PAGING DOG GONE!!!!!! : LUSENET : TimeBomb 2000 (Y2000) : One Thread

Dog Gone:

Prior to rollover, you had been in touch with a person that was working in Saudi in the oil industry. Have you heard from him lately? Do you know how to get in touch? I certainly would appreciate having an up-date from that person, if possible!!

-- jeanne (, January 20, 2000



Well, I'm in New York City at the moment, heading for Pittsburgh tomorrow morning, and then on to Florida for a family get-together this weekend. Won't be anywhere Rio Rancho for a couple weeks, and unfortunately I don't know Dog Gone's "real" email address...


-- Ed Yourdon (, January 20, 2000.

Ed Yourdon: If you read this.....I think Dog Gone lives in the Rio Rancho area. If you have his e-mail, could you inquire of him as to his Saudi contacts?

-- jeanne (, January 20, 2000.

Do you mean Dog Gone, the guy who posted this:

Update on Saudi Oil Ports--not good on Sep 30 and resurfaced on Dec 20 confirm them in

Let the (oil) chips (embedded) fall where they may. UN says Arab oil nations are toast??

-- Interested Spectator (is@the_ring.side), January 20, 2000.


we are tracking him down! this from downstreamers forum...

Author Comment dickmoody Global user (1/20/00 3:15:33 am) Reply Insider source in Saudi Arabia says Oil is "toast" from Y2K??? ---------------------------------------------------------------------- ----------

On the Timebomb 2000 Y2k forum, there is a thread posted with a link to an email sent to Ed Yourdon regarding Y2K remediation problems in Saudi Arabia. It sounds like from this source that Saudi Arabia is experiencing some severe problems with Y2K and its affected oil production over there. I don't have to remind you all of the significance. The source says that Saudi Arabia's 3rd largest oil port is "TOAST" as well as other related problems elsewhere. Here's the comments and the link.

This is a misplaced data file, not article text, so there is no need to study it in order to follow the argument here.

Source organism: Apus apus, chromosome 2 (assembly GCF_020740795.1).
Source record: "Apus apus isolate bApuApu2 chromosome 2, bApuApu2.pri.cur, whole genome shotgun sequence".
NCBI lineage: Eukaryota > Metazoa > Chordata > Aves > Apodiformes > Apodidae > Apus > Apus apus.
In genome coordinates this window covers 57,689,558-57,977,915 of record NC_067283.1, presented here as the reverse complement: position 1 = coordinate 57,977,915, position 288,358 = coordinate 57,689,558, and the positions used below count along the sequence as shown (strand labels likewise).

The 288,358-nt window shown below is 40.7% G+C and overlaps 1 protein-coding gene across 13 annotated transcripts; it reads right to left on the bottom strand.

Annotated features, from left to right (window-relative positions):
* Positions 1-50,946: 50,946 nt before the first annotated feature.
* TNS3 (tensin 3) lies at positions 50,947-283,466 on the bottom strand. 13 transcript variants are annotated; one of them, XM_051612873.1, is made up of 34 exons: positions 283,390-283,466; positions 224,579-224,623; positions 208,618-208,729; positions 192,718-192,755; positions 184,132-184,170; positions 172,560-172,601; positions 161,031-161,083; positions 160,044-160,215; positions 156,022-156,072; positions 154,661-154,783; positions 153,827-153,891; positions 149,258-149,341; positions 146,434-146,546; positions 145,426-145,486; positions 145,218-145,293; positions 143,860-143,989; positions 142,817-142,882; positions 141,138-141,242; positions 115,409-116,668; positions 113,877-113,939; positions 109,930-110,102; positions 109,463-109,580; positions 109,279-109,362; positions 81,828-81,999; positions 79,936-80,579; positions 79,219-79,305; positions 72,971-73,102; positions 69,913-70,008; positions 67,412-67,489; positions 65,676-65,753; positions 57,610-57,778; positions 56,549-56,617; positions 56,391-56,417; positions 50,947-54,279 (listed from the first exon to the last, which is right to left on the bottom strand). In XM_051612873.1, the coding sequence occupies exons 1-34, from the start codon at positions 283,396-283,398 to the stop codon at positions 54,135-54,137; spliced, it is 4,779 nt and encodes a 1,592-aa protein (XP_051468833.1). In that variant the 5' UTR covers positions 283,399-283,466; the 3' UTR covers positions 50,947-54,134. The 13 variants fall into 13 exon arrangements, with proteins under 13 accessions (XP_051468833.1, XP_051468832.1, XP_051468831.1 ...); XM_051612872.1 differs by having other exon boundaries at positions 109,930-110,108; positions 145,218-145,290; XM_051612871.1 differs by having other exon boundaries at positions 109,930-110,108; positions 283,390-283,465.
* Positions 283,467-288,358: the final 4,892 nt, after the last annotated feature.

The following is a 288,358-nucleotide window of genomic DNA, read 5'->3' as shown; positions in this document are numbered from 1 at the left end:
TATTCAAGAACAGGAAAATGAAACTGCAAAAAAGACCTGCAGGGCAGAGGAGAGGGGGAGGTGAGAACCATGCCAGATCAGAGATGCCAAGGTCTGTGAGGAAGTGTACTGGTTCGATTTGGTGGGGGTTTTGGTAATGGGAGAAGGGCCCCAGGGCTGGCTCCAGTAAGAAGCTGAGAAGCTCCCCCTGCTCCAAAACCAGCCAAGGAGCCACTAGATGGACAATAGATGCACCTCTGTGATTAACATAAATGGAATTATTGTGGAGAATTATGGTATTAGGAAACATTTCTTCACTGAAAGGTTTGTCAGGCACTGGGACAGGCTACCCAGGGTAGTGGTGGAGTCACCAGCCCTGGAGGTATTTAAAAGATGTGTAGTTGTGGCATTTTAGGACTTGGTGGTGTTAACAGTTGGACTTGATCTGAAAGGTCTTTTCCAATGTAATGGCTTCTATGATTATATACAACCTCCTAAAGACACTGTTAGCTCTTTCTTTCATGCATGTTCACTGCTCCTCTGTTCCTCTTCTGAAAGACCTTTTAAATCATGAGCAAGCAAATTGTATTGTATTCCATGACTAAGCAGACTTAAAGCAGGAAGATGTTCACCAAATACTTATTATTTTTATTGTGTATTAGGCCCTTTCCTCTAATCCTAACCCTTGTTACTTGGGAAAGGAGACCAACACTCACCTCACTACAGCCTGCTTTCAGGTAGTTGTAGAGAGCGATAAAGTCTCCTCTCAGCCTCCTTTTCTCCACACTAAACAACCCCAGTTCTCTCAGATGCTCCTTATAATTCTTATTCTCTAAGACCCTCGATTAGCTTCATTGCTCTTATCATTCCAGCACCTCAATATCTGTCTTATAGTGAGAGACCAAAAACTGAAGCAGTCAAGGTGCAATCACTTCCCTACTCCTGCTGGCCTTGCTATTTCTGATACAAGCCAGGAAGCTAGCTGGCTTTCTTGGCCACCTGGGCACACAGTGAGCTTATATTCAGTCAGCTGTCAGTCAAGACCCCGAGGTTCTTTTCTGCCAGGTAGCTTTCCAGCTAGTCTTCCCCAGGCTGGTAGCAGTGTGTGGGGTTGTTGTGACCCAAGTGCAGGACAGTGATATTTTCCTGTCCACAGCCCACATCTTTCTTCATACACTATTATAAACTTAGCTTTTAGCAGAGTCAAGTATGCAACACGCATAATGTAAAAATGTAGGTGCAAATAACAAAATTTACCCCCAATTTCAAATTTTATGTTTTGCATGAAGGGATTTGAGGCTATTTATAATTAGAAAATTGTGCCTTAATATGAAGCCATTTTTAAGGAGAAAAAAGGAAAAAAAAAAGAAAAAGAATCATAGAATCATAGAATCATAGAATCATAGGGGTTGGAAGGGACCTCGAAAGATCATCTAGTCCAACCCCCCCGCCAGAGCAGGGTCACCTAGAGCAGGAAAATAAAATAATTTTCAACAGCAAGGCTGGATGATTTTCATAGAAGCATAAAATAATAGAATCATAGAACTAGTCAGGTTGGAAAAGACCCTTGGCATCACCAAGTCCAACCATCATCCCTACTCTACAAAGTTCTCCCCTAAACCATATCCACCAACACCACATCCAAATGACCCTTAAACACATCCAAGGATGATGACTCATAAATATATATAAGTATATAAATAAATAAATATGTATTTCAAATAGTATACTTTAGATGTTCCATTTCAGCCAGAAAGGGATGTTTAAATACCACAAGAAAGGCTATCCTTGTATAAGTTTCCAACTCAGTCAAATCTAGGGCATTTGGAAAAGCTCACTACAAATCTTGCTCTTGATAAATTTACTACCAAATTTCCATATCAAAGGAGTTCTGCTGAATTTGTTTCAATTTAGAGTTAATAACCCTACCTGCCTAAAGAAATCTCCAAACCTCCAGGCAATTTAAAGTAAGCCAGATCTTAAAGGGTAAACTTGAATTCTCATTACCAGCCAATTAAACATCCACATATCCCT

Anyway, some other news. The contract (last, pre rollover) that we completed was a contingency plan. Well, they are running on it now, and have just released an RFP for the complete replacement system as everything we predicted would happen, did happen. The govt agency took a 75% productivity hit in the one section, and the

mgmt of the rest of the resource is down at least 50%. So they fought for money and got it, and now are slowly moving to replace.

Also, a programming friend in Saudi Arabia says the area that he is

working on (i do not know the name of his current site, but he is in

the 3rd largest oil port in the region) is basically toast. I have only

had one cryptic email from him since rollover. He said that his area

has terminal flow issues.

ALso, locally, the need for device driver coders is rising as are rates for the work. Hard to say yet how bad it will be, but usually

we get offered about 4 jobs a year at the hardware level. In this week alone (two days now) we have been offered four and I have two calls yet to return to recruiters. So.......

BTW: My friend in Saud always maintained that it would take 40 to 60 days to determine how bad the oil problems would be. He had originally said that oil at 30 a gal by the end of feb would signal a 7

to 10% hit in production. Now we are at near 30 by the end of Jan. What that would indicate cannot be good......

I guess that my fall back position of getting into the alternative energy business by this summer.

"It is not the strongest of the species that survives, nor the most intelligent, but the ones most responsive to change."

Charles Darwin

Cliff H Tenax Software Engineering Vortex is at ......

dickmoody Global user (1/20/00 3:22:33 am)

Reply Re: Insider source in Saudi Arabia says Oil is "toast" from Y2K??? ---------------------------------------------------------------------- ----------

I thought I'd keep this comment separate, but frankly, we don't know who this source is. It may not be legitimate, but again it may quite credible.